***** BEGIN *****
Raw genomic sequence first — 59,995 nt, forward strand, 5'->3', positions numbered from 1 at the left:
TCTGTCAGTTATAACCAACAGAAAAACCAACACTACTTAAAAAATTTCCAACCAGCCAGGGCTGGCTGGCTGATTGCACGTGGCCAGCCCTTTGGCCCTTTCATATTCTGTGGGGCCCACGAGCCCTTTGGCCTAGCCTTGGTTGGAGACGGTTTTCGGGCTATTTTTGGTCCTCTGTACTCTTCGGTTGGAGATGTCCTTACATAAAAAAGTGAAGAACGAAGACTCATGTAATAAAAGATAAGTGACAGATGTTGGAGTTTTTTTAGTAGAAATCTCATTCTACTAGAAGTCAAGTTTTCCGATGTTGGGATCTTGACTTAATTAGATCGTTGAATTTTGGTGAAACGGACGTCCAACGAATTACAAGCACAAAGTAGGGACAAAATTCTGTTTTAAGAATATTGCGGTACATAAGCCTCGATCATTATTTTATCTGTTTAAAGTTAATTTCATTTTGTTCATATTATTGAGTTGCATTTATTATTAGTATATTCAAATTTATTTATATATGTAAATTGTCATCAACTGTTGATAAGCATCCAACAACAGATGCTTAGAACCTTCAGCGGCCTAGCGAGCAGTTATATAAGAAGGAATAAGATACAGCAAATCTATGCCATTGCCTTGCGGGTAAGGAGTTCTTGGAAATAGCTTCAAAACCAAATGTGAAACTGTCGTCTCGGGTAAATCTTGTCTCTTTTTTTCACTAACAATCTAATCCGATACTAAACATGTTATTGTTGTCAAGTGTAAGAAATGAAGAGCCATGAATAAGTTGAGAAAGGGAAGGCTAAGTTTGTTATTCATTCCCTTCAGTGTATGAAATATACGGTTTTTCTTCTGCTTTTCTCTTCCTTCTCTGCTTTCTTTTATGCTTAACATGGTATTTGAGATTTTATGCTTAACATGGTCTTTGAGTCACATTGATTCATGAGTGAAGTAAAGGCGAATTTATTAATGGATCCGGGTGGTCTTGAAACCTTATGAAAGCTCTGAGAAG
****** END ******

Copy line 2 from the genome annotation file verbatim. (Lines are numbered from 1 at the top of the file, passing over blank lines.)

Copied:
TCTGTCAGTTATAACCAACAGAAAAACCAACACTACTTAAAAAATTTCCAACCAGCCAGGGCTGGCTGGCTGATTGCACGTGGCCAGCCCTTTGGCCCTTTCATATTCTGTGGGGCCCACGAGCCCTTTGGCCTAGCCTTGGTTGGAGACGGTTTTCGGGCTATTTTTGGTCCTCTGTACTCTTCGGTTGGAGATGTCCTTACATAAAAAAGTGAAGAACGAAGACTCATGTAATAAAAGATAAGTGACAGATGTTGGAGTTTTTTTAGTAGAAATCTCATTCTACTAGAAGTCAAGTTTTCCGATGTTGGGATCTTGACTTAATTAGATCGTTGAATTTTGGTGAAACGGACGTCCAACGAATTACAAGCACAAAGTAGGGACAAAATTCTGTTTTAAGAATATTGCGGTACATAAGCCTCGATCATTATTTTATCTGTTTAAAGTTAATTTCATTTTGTTCATATTATTGAGTTGCATTTATTATTAGTATATTCAAATTTATTTATATATGTAAATTGTCATCAACTGTTGATAAGCATCCAACAACAGATGCTTAGAACCTTCAGCGGCCTAGCGAGCAGTTATATAAGAAGGAATAAGATACAGCAAATCTATGCCATTGCCTTGCGGGTAAGGAGTTCTTGGAAATAGCTTCAAAACCAAATGTGAAACTGTCGTCTCGGGTAAATCTTGTCTCTTTTTTTCACTAACAATCTAATCCGATACTAAACATGTTATTGTTGTCAAGTGTAAGAAATGAAGAGCCATGAATAAGTTGAGAAAGGGAAGGCTAAGTTTGTTATTCATTCCCTTCAGTGTATGAAATATACGGTTTTTCTTCTGCTTTTCTCTTCCTTCTCTGCTTTCTTTTATGCTTAACATGGTATTTGAGATTTTATGCTTAACATGGTCTTTGAGTCACATTGATTCATGAGTGAAGTAAAGGCGAATTTATTAATGGATCCGGGTGGTCTTGAAACCTTATGAAAGCTCTGAGAAG